Cat litter: Happy ending for three kittens dumped in a skip

The three kittens have been named Scooby, Scrappy and Star
The three kittens have been named Scooby, Scrappy and Star
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THESE three cute kittens are on their way to making a full recovery after being discovered dumped with the rubbish in a Bridlington skip.

Newly-named Scooby, Scrappy and Star have been fostered by Andrea Cockerill and the Bridlington Lost and Found Animals group, after they were rescued from the bin in nearby Saxton, by a kind-hearted skip worker.

They’ve been treated for irritated eyes and will be hand-reared until they are nine weeks old and eligible for adoption.

Emma Newlove, a member of the rescue group, said: “People don’t want the responsibility of looking after them. If they can’t afford it then they should ring the RSPCA to ask for help. You don’t just dump them.

“This isn’t new to me. The last ones were found inside a carrier bag in an alleyway.”

Ms Newlove said the kittens can’t be feral because they are so calm around people.

She added: “Even if you are on benefits there are still plenty of schemes out there. If you still can’t afford it, then you need to call the RSPCA,” she added.

The RSPCA say the UK’s cat population has reached a “crisis point”, with the number of cats entering the charity increasing constantly.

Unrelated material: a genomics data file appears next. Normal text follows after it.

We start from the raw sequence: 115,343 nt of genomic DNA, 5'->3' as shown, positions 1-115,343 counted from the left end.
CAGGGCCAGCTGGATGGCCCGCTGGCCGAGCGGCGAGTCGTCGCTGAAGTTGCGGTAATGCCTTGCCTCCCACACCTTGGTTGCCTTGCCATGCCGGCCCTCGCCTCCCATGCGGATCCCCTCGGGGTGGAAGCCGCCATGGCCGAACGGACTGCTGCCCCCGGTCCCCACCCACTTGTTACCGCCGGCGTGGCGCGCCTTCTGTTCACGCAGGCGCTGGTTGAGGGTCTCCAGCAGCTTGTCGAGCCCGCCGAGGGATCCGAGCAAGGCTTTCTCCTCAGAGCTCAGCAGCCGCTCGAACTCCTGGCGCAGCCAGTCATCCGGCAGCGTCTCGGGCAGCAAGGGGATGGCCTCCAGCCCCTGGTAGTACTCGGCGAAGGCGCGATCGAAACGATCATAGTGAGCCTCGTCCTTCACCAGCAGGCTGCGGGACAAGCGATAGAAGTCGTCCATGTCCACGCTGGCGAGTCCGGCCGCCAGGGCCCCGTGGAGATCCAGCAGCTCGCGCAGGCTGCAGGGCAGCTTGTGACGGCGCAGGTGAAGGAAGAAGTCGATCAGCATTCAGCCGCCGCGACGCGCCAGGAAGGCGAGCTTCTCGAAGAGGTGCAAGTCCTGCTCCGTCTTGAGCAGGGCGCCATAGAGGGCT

The charity claim while the majority of people are predisposed to the idea of neutering, there is a widely held mistaken belied that a cat should have a litter of kittens before she is spayed.

The RSPCA said: “Having a litter of kittens has become a deeply ingrained social norm.

“The one litter myth is further reinforced by owner applying human emotions to their cats, e.g. ‘she’ll make a great mum, I don’t think it’s fair to deny her the right to motherhood’.”

The charity added that cat owners who might be reluctant to spay or neuter their pets often overestimate the procedure’s cost.

“The cost of neutering is only a genuine barrier to those in lower-income socioeconomic groups where other costs, such as household food and paying bulls, are hard to meet.

“Many veterinary practices provide reduced cost neutering to support subsidised schemes. Despite considerable inestment by both the veterinary profession and charities, it is not stopping the increasing cat population.”

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